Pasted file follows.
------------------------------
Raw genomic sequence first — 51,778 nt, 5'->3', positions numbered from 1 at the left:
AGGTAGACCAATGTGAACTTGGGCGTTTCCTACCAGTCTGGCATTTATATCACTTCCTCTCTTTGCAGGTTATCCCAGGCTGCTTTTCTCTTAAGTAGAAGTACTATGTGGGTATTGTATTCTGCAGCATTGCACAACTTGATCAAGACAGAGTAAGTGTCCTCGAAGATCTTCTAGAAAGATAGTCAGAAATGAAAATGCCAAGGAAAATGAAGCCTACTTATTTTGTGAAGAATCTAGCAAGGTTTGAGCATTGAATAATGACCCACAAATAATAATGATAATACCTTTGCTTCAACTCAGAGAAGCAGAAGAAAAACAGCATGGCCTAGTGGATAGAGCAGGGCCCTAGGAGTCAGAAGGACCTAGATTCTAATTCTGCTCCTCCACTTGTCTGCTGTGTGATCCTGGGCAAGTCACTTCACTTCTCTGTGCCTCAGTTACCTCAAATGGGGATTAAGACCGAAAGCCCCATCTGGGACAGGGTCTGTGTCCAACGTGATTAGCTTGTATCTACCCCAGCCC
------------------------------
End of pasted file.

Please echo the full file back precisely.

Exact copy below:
Raw genomic sequence first — 51,778 nt, 5'->3', positions numbered from 1 at the left:
AGGTAGACCAATGTGAACTTGGGCGTTTCCTACCAGTCTGGCATTTATATCACTTCCTCTCTTTGCAGGTTATCCCAGGCTGCTTTTCTCTTAAGTAGAAGTACTATGTGGGTATTGTATTCTGCAGCATTGCACAACTTGATCAAGACAGAGTAAGTGTCCTCGAAGATCTTCTAGAAAGATAGTCAGAAATGAAAATGCCAAGGAAAATGAAGCCTACTTATTTTGTGAAGAATCTAGCAAGGTTTGAGCATTGAATAATGACCCACAAATAATAATGATAATACCTTTGCTTCAACTCAGAGAAGCAGAAGAAAAACAGCATGGCCTAGTGGATAGAGCAGGGCCCTAGGAGTCAGAAGGACCTAGATTCTAATTCTGCTCCTCCACTTGTCTGCTGTGTGATCCTGGGCAAGTCACTTCACTTCTCTGTGCCTCAGTTACCTCAAATGGGGATTAAGACCGAAAGCCCCATCTGGGACAGGGTCTGTGTCCAACGTGATTAGCTTGTATCTACCCCAGCCC